• Moo wrote: »
    Genesis 19 :30-38

    Now Lot went up out of Zoar and settled in the hills with his two daughters, for he was afraid to stay in Zoar; so he lived in a cave with his two daughters. And the firstborn said to the younger, ‘Our father is old, and there is not a man on earth to come in to us after the manner of all the world. Come, let us make our father drink wine, and we will lie with him, so that we may preserve offspring through our father.’ So they made their father drink wine that night; and the firstborn went in, and lay with her father; he did not know when she lay down or when she rose. On the next day, the firstborn said to the younger, ‘Look, I lay last night with my father; let us make him drink wine tonight also; then you go in and lie with him, so that we may preserve offspring through our father.’ So they made their father drink wine that night also; and the younger rose, and lay with him; and he did not know when she lay down or when she rose. Thus both the daughters of Lot became pregnant by their father. The firstborn bore a son, and named him Moab; he is the ancestor of the Moabites to this day. The younger also bore a son and named him Ben-ammi; he is the ancestor of the Ammonites to this day.
    Why is this included in the Bible? Is it simply to tell what disgraceful people the Moabites and Ammonites are?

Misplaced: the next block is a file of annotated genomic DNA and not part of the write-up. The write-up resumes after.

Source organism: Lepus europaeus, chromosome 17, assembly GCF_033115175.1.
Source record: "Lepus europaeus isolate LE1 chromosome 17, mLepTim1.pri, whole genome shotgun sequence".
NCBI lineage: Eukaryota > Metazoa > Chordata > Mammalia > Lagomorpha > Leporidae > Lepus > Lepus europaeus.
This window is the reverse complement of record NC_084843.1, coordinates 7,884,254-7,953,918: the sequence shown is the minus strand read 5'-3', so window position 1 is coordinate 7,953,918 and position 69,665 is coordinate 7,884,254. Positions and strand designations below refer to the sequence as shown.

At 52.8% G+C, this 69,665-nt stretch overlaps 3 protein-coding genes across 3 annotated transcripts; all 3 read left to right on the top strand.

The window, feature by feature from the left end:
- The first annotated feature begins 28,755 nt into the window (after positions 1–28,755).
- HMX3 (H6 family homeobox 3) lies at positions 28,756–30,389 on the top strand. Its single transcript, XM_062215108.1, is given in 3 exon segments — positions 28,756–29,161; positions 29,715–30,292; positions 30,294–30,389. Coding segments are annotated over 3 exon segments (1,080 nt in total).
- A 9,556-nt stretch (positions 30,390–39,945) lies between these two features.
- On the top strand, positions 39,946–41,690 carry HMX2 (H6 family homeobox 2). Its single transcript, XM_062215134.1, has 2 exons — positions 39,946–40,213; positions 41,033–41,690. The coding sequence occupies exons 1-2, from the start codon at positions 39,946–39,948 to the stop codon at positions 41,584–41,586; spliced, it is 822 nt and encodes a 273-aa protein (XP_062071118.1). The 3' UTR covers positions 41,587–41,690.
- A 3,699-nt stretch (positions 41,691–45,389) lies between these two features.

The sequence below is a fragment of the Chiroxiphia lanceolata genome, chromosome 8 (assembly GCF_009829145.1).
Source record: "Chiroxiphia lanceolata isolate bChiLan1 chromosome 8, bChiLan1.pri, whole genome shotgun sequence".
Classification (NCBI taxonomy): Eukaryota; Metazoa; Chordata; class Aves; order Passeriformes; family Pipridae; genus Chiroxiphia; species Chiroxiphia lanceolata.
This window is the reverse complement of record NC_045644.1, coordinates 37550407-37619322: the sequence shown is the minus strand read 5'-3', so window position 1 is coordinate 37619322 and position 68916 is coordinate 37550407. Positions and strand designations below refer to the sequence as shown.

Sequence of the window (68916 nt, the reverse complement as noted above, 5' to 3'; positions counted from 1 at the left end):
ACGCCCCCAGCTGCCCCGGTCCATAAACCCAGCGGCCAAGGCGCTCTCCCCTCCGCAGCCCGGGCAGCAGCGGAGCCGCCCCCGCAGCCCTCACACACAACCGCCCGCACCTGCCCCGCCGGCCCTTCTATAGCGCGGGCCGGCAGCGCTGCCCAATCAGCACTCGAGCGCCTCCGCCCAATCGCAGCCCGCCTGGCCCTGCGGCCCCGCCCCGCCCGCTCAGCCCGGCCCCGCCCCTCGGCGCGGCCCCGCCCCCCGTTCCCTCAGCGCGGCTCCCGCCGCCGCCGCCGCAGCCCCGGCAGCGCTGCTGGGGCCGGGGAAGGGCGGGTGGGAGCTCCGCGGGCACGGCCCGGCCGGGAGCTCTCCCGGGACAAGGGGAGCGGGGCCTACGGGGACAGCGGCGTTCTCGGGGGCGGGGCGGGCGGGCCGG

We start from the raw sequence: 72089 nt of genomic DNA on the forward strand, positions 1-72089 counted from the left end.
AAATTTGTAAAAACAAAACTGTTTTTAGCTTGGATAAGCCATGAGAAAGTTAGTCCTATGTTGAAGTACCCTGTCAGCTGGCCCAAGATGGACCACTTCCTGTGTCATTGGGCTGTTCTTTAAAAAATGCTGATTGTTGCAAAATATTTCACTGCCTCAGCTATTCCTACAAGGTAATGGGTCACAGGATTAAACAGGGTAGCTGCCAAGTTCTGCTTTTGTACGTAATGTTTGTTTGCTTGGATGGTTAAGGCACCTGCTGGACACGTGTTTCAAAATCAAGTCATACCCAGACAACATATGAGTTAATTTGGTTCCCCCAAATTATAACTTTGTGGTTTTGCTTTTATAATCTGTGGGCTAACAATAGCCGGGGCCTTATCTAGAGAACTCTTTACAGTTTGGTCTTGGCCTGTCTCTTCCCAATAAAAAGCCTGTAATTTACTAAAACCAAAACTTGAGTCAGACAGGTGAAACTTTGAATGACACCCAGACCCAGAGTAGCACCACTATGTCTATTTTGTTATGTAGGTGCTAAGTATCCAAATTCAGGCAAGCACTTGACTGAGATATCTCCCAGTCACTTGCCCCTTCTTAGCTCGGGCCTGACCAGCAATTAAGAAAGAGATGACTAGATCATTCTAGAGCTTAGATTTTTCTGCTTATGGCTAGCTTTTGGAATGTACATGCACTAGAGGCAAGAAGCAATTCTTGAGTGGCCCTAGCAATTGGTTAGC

And what, if anything, can modern Christians gain from reading this?

    The obvious one is that it's an origin story--and before we go calling it a smear on the people, we should consider that the royal, messianic line of David and Jesus springs from Judah and Tamar via prostitution, concealment and quasi-incest (Genesis 38).

    As for what we can learn from it--well, the first thing I take from it, rightly or wrongly, is that it would have been good if Lot had paid closer attention to the spiritual welfare of his family and household when he made the fateful choice to move to Sodom. You'll recall that Abraham gave him the choice of the land, once their households were too large for the land to support living together--and Lot chose the direction that appeared to have richer, well-watered land (at that time), leaving his uncle the more barren. Not many years later he had left the nomadic life behind entirely and had moved into a house in Sodom, and even began intermarrying his children with the locals! Which was doubtless the road to economic prosperity, but based on what we know about the locals, he should have expected damage to his family's spiritual life. Perhaps he thought he'd do some good? But that so rarely works out: "They shall come to you, but you shall not go to them" and all that. Lot apparently stayed faithful to God in his own heart, but what happened to everybody else--probably over 100 people in all?